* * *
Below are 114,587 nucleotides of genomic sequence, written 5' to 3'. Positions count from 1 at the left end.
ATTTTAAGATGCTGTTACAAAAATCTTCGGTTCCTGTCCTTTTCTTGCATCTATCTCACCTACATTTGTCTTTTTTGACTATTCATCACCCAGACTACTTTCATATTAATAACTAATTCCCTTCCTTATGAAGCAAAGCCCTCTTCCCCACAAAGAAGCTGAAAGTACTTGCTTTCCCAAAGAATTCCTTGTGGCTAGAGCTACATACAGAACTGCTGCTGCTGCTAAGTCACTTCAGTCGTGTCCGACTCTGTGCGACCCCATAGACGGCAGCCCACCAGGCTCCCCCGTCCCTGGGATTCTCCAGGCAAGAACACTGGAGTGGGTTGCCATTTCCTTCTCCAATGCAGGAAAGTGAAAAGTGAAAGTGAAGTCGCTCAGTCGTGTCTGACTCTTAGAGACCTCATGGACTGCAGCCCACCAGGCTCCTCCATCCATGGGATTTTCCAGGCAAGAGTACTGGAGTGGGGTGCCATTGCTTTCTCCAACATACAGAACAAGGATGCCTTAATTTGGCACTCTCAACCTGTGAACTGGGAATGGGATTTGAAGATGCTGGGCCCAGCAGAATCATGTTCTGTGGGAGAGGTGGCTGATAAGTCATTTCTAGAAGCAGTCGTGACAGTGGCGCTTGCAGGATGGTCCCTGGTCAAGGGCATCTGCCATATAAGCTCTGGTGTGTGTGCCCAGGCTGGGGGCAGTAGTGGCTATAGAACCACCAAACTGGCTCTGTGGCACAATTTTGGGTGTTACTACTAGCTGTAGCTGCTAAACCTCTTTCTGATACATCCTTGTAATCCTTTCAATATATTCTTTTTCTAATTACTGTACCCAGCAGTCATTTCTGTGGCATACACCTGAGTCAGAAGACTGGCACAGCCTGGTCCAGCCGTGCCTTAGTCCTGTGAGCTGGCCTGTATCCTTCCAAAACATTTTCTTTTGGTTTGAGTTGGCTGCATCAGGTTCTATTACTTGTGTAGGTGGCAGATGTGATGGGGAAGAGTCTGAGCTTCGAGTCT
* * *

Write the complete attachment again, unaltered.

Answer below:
Below are 114,587 nucleotides of genomic sequence, written 5' to 3'. Positions count from 1 at the left end.
ATTTTAAGATGCTGTTACAAAAATCTTCGGTTCCTGTCCTTTTCTTGCATCTATCTCACCTACATTTGTCTTTTTTGACTATTCATCACCCAGACTACTTTCATATTAATAACTAATTCCCTTCCTTATGAAGCAAAGCCCTCTTCCCCACAAAGAAGCTGAAAGTACTTGCTTTCCCAAAGAATTCCTTGTGGCTAGAGCTACATACAGAACTGCTGCTGCTGCTAAGTCACTTCAGTCGTGTCCGACTCTGTGCGACCCCATAGACGGCAGCCCACCAGGCTCCCCCGTCCCTGGGATTCTCCAGGCAAGAACACTGGAGTGGGTTGCCATTTCCTTCTCCAATGCAGGAAAGTGAAAAGTGAAAGTGAAGTCGCTCAGTCGTGTCTGACTCTTAGAGACCTCATGGACTGCAGCCCACCAGGCTCCTCCATCCATGGGATTTTCCAGGCAAGAGTACTGGAGTGGGGTGCCATTGCTTTCTCCAACATACAGAACAAGGATGCCTTAATTTGGCACTCTCAACCTGTGAACTGGGAATGGGATTTGAAGATGCTGGGCCCAGCAGAATCATGTTCTGTGGGAGAGGTGGCTGATAAGTCATTTCTAGAAGCAGTCGTGACAGTGGCGCTTGCAGGATGGTCCCTGGTCAAGGGCATCTGCCATATAAGCTCTGGTGTGTGTGCCCAGGCTGGGGGCAGTAGTGGCTATAGAACCACCAAACTGGCTCTGTGGCACAATTTTGGGTGTTACTACTAGCTGTAGCTGCTAAACCTCTTTCTGATACATCCTTGTAATCCTTTCAATATATTCTTTTTCTAATTACTGTACCCAGCAGTCATTTCTGTGGCATACACCTGAGTCAGAAGACTGGCACAGCCTGGTCCAGCCGTGCCTTAGTCCTGTGAGCTGGCCTGTATCCTTCCAAAACATTTTCTTTTGGTTTGAGTTGGCTGCATCAGGTTCTATTACTTGTGTAGGTGGCAGATGTGATGGGGAAGAGTCTGAGCTTCGAGTCT